5. No bananas???? Is it possible that you are actually serious??
6. If you're allowed coffee, a drink which I've never had in my whole life, can't I have bananas?

So, there you have it. Animal, Vegetable, Miracle. Read it if you want to find out a lot of cool information about the food industry in America. But make sure you pump up your principles beforehand because they will definitely take a beating.


Liz Johnson said...

AMEN. And I didn't even get past the first few chapters. While I think society in general could use a lesson on how to be responsible, consume less, eat healthier, and be more self-sufficient, I really don't think a massive guilt trip is required.

I'm glad to see that somebody else shared my opinion on it... every other review I've read has been glowing.

Sarah Rose Evans said...

Hmm. I really liked the Poisonwood Bible. I guess I'll stick to her fiction. In the meantime, I'll continue to eat bananas and save buying my own farm for when I win the lottery.

karina said...

I agree. I did finish the book, but I skimmed quickly over large portions of the book and completely skipped the husband/daughter contributions as well.

I was disappointed overall - especially since it was such a great idea. She kept mentioning the "experiment" - and it turned out that there was no experiment. No hypothesis. No use of the scientific method. She asked a question, but it seemed like she knew the answer before she experienced it. She had an agenda. That is all.

I'm always enthralled by her prose, and this book was no different - I found sections where I couldn't put it down, her descriptions were touchable. But then the agenda came back. I hated that part. I think that if she had just recorded her experiences it would have been right up there with The Poisonwood Bible and Bean Trees.

I could go on an on about this one, but I won't...

Crys said...

You know I'm glad I skipped this one. Sometimes I find these positions insufferable. So this summer I joined a CSA (Community Supported Agriculture) and here are some of my problems with it. One it is just to expensive. Yes I realize I'm paying you for your time but when I'm giving you sixteen bucks a week I want more then lettuce and rhubarb. Two one of the reasons we did this one in particular was that it had fruit but I will be honest the fruit for the most part is horrible. We've gotten really sour cherries, really sour gooseberries, and sour apples. What am I suppose to do with those? Apparently Farmer Bob says I should make a crisp but I've given up sugar all days but one and I personally don't see the point of eating fruit if you have to dump a cup of sugar on it first. Can I just say I am for GENETIC ENGINEERING. Please someone engineer me up a good tasting apple or cherry and you had better bet there is no way I'm giving up bananas...I want to eat them until there aren't any left. Which could happen if they really are knocked out by that crazy fungus. Third you just can't grow some of the delicious things here that you can other places. Avocadoes...nope. Olives...nope. Mangoes...forget it. Oranges...never. I'm just not ready to live a life without these. Finally why do the people that belong to these groups have to be so snobby about it. I think it is really great if you can afford organic milk and free range meat. It is lovely if you have the room for your own chickens and can afford to peruse the local health food store for your purchases but if people can't afford that then give them a break. I believe the message I just prefer it without the guilt. I remember when I read Fast Food Nation. He mainly just stuck to an informative edge. After that book I told Jason, "I will never eat meat again." Ok so then reality came in but I prefer that kind of way. Give me the info and then let me make my own decision. BTW I happen to have my own organic little garden which I love that doesn't cost me sixteen bucks a week although it certainly cost me time. I will tell you though that next summer if I'm pregnant there is no way I'm going to be out there hoeing the tomatoes :) And I also enjoyed Poisonwood bible.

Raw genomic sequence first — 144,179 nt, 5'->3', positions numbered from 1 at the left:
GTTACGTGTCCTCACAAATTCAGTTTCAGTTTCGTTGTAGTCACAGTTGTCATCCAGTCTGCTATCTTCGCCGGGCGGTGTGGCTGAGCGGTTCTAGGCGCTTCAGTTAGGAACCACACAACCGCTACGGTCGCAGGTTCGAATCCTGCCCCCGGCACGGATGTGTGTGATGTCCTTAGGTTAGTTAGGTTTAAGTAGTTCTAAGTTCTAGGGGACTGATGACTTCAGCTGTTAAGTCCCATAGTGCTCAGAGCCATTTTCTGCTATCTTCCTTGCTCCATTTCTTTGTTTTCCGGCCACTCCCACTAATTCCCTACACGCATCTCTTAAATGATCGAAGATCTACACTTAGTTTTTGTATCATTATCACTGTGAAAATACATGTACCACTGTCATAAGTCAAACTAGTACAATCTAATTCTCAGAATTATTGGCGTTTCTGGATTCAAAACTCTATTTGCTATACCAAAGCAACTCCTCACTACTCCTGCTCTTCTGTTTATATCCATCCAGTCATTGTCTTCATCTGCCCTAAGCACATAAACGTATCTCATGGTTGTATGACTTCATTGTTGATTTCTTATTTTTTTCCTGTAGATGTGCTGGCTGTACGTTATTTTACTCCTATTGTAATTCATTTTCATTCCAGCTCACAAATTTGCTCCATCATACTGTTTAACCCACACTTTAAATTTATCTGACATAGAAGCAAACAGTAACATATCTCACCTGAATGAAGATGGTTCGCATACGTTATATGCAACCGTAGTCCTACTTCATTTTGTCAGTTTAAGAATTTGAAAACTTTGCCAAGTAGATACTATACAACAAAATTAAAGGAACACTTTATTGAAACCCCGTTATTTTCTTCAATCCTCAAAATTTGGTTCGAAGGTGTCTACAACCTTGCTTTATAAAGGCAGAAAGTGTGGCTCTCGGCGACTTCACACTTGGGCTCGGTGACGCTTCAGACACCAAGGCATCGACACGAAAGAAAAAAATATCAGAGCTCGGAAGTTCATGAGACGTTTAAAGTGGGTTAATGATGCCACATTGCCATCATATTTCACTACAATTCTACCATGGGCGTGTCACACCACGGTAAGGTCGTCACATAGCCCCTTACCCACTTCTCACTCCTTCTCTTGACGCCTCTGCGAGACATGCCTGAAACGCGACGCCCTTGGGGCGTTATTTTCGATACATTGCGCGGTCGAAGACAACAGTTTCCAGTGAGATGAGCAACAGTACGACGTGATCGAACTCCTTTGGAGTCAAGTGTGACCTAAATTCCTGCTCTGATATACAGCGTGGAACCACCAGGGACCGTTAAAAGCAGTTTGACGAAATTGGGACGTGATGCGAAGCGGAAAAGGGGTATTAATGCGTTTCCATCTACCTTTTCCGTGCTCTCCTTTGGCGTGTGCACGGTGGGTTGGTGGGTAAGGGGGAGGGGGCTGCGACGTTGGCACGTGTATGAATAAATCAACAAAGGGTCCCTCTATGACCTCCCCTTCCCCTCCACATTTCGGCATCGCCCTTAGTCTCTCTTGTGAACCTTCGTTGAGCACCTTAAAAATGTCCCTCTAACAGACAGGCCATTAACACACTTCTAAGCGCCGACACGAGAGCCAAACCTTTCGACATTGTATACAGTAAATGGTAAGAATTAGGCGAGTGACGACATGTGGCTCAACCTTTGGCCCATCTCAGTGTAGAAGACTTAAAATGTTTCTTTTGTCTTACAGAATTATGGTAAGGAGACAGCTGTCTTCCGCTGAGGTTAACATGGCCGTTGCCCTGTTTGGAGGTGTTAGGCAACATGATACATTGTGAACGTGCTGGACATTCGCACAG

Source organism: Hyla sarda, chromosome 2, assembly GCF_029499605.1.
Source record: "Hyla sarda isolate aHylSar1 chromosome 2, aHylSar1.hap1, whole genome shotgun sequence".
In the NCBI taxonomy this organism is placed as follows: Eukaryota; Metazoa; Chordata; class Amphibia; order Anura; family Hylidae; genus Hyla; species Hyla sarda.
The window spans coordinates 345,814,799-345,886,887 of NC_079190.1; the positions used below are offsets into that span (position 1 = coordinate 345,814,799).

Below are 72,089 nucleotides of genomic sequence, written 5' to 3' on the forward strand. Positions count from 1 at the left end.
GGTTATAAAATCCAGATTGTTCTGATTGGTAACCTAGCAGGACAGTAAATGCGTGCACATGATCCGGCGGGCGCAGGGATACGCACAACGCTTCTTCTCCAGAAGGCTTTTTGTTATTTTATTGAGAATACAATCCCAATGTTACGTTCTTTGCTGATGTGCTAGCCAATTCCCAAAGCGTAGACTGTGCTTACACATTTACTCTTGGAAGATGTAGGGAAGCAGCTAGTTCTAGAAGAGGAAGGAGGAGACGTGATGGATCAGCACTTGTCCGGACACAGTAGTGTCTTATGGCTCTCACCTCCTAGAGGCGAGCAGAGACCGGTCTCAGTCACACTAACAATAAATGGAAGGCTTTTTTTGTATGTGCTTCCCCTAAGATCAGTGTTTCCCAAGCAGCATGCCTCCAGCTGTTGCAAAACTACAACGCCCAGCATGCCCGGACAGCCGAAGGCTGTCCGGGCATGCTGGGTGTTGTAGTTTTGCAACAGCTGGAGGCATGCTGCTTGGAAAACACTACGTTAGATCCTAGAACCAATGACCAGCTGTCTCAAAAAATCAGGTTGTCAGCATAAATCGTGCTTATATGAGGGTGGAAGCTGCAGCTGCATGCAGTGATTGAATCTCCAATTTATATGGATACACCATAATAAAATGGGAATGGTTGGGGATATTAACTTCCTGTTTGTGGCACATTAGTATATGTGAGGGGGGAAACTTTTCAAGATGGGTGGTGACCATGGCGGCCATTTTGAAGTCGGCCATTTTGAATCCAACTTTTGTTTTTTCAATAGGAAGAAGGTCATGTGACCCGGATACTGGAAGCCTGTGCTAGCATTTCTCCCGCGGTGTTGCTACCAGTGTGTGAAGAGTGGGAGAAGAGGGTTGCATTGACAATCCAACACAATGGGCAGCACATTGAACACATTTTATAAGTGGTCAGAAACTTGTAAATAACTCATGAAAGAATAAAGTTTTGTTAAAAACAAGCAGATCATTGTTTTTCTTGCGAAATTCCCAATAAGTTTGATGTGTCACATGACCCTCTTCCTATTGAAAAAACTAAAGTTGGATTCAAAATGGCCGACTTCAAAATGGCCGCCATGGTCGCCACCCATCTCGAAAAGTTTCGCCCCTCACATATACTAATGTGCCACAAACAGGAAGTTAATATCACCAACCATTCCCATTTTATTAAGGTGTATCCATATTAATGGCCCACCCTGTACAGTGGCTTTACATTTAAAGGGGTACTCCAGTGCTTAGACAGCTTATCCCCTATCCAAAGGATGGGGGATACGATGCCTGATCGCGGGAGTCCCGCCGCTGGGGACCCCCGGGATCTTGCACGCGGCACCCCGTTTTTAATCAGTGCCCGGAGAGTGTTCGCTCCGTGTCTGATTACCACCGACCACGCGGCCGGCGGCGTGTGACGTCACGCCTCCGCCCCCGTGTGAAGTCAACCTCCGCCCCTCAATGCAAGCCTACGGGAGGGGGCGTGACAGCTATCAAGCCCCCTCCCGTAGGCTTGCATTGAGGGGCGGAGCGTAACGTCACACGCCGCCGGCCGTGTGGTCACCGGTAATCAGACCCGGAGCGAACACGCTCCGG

Bridget said...

Fast Food Nation is a perfect example of this type of book - but it works so much better than AVM. I think you're right, Crystal - it's because for the most part, the author left out all the judgment and preaching.

This book also reminded me of the movie Super Size Me, mostly for the first sentence of my review. I think most people who loved Super Size Me probably already agree with most of what the guy had to say. Maybe fast-food junkies found it really condescending and insulting, who knows?

EmmySue said...

I can tell you that not even a family of two can farm the land and survive anymore. My mom grew up on a family farm in Illinois and her brother has tilled the soil since. He now takes care of my grandma and they are in more debt than imaginable. Once when we visited I saw a bill for seed alone... $300,000... yes that is a 3 and five zero's. And they depend soley on the rain. Takes a blessed few to survive that... Sad to see the family farms become part of history.